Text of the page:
Effects of the Liquid Polarity and the Wall Slip on the Heat and Mass Transport Characteristics of the Micro-Scale Evaporating Transition Film
International Journal of Heat and Mass Transfer
A mathematical model is developed to describe the micro-/nano-scale fluid flow and heat/mass transfer phenomena in an evaporating extended meniscus, focusing on the transition film region under non-isothermal interfacial conditions. The model incorporates polarity contributions to the working fluid field, a slip boundary condition on the solid wall, and thermocapillary stresses at the liquid–vapor interface. Two different disjoining pressure models, one polar and one non-polar, are considered for water as the working fluid so that the effect of polar interactions between the working fluid and solid surface can be exclusively examined on heat and mass transfer from the thin film. The polar effect is examined for the thin film established in a 20-μm diameter capillary pore. The effect of the slip boundary condition is separately examined for the thin film developed in a two-dimensional 20-μm slotted pore. The analytical results show that for a polar liquid, the transition region of the evaporating meniscus is longer than that of a non-polar liquid. In addition, the strong polar attraction with the solid wall acts to lower the evaporative heat transfer flux. The slip boundary condition, on the other hand, increases evaporative heat and mass flux and lowers the liquid pressure gradients and viscous drag at the wall. The slip effect shows a more pronounced enhancement as superheat increases. Another thing to note is that the slip effect of elongating the transition region can counteract the thermocapillary action of reducing the region and a potential delay of thermocapillary driven instability onset may be anticipated.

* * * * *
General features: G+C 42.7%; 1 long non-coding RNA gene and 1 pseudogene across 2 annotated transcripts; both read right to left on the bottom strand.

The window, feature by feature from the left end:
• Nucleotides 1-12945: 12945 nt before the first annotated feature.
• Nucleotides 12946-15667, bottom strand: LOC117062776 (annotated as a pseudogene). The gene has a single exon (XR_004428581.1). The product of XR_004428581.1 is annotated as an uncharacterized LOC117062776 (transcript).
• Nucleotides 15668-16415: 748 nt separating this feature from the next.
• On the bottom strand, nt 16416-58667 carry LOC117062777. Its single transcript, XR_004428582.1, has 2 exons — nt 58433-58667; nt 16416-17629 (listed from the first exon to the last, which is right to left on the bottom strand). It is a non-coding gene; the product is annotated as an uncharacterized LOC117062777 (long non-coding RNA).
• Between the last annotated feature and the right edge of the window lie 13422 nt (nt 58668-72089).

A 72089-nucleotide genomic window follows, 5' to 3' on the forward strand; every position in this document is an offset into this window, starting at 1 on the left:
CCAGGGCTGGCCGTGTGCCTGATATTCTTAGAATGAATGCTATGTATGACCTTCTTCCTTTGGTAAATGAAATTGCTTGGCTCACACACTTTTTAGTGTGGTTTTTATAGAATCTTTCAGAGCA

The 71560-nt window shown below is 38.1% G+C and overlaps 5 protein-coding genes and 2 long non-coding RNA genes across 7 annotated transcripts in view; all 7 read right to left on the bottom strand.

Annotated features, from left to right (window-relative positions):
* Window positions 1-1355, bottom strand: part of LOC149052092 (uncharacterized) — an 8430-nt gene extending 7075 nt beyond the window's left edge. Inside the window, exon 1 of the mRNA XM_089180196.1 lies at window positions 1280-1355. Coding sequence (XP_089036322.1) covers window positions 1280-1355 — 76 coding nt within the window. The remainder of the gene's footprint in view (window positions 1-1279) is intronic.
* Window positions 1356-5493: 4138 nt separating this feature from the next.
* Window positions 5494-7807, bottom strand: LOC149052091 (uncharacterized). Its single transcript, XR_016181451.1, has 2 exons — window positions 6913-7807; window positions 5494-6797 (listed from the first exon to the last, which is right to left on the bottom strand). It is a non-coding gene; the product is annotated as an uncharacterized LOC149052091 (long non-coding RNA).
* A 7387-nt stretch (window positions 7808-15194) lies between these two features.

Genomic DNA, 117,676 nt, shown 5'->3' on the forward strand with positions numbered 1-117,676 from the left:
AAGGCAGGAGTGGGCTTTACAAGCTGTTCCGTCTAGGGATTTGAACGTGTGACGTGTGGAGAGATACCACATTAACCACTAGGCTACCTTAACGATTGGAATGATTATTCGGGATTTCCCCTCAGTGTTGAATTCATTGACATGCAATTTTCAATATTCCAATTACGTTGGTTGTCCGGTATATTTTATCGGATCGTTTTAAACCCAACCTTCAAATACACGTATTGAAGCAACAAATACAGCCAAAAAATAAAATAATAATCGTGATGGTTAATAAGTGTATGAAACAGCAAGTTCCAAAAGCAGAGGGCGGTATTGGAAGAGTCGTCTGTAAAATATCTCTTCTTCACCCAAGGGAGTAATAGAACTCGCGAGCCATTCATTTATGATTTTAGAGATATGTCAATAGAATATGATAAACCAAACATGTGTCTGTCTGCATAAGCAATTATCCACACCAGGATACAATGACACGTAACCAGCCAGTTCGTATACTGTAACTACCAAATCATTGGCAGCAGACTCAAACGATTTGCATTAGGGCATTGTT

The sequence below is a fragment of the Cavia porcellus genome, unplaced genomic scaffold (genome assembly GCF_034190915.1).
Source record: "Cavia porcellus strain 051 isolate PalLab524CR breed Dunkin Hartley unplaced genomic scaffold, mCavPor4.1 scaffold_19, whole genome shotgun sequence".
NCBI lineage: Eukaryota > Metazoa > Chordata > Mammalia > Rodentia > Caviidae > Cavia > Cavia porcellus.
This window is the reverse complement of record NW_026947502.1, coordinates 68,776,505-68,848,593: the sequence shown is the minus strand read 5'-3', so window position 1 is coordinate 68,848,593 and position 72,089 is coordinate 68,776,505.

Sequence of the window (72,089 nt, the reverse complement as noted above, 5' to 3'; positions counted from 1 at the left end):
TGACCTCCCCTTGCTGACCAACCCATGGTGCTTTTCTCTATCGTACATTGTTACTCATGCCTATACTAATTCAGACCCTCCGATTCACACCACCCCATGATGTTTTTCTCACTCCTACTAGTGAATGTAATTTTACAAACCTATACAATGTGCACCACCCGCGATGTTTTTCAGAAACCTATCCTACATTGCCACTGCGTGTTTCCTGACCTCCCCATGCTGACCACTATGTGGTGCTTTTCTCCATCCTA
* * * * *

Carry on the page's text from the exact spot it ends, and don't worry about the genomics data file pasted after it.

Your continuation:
Copyright © 2005, Elsevier
Wee, Sang-Kwon; Kihm, Kenneth D.; and Hallinan, Kevin P., "Effects of the Liquid Polarity and the Wall Slip on the Heat and Mass Transport Characteristics of the Micro-Scale Evaporating Transition Film" (2005). Mechanical and Aerospace Engineering Faculty Publications. 70.